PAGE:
Yes it does require more energy,the biggest factor though will be power(the rate at which the energy is transferred) you could obviously still heat both to 180f they would just reach that temp at different times and under different driving conditions.You calculate the time it takes to heat a object using Q=mcT

Q=energy required

m=mass(kg)

c=specific heat capacity(Joules)

T=(End Temp - Start Temp)temperature difference(K)

20qts example

m=18.9kg

c=2000joules

T=180F - 80F=310.9K

Q=18.9*2000*310.9

Q=11,752,020 Joules

using 74.569kw

time=157 seconds / 60 = 2.6 minutes

using 25hp = 18.625kw

time=630 seconds / 60 = 10.5 minutes

16qts

m=15.1kg

c=2000joules

T=180F-80F=310.9K

Q=15.1*2000*310.9

Q=9,389,180 Joules

using 74.569kw

time=125 seconds / 60 = 2 minutes

using 25hp = 18.625kw

time=504 seconds / 60 = 8.4 minutes

Now to find the time it will take to reach Q we need to know Power which would be the engine output at that moment.

Say are TC is unlocked making 100hp convert to watts 74,569w time=Q/p it would take 157seconds or 2.6minutes,now we arent taking into account heat loss,or the fact that power changes occur this is assuming all the energy is transferred via the ATF only and is a constant 100hp.Ideally a scenario were your TC is unlocked and your at low vehicle speeds would be city driving or stuck in traffic that would constantly have your power changing from stopping and going.Were as cruising on the highway your in a steady state plenty of wind flow,not that much power being used,and your TC is locked.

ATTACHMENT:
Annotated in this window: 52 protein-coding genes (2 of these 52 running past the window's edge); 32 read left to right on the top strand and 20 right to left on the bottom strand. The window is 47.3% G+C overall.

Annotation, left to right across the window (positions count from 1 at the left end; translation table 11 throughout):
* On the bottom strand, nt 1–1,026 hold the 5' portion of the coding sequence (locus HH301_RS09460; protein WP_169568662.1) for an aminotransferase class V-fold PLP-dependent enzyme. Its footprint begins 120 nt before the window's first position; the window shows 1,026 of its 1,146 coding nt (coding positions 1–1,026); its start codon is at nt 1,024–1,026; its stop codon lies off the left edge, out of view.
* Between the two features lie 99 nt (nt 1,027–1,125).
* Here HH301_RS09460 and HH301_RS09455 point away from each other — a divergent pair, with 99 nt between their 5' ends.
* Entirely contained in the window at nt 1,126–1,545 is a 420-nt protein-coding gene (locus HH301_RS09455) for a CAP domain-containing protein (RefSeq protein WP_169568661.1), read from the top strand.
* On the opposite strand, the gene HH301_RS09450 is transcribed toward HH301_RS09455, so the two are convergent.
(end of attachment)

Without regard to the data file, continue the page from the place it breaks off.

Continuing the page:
You also have to remember that the tradeoff you get with a deeper pan is it takes a longer amount of time to heat the fluid which in certain cases is good,but it will take more time to cool the 20qts then it would 16qts if the 20qts would be in a overheat condition.I personally would rather have the fast temperature changes,then add a extra cooler if my temps were getting to high.

Ok so I want to expand on this, because what I have found is actually very interesting. I would like to point out, that it is VERY possible I did the math wrong haha.

But, while the above was absolutely correct, Arny, it is only one piece of this equation. What we really need is an equation for "operating heat" not "start up heat" which was calculated above, although they are similar.

I apologize in advance, this equation uses Watts as the energy unit, but the equation proves an interesting point all the same.

Watt=

Weight of Material to be Heated (lbs) X Specific Heat (Btu/lb °F) X Temperature Rise (°F)

----------------------------------------------------------------------------------

3.412 Btu/watt hr. X Heat - up time (hr.)

So! using .45 as the specific heat for an oil, 100 degrees of temperature rise (80 to 180), and a heat up time using the values Arny got we get!

20qts: 4860 watts

16qts: 4853.57 watts

So as it turns out, the difference in the extra 4 qts is VERY negligible. I am actually incredible surprised by this, as I thought it would be way more. However, over a long period of time, those 7 watts of extra energy may actually make a huge difference, its hard to say.

Again I feel the need to point out that this equation is for Watts instead of Joules for energy, but it makes the point all the same. Other factors are important too, like the surface area of the deeper pan that allows more air flow etc. But its interesting to see the numbers. All in all, the deep pan helps, but not as much as we would probably like to think. I think its stronger pros are for more strength in the case, it looks sweet, easy to drain magnetic plug, and the sensor port.

Let me know anyone can see a flaw in the math

!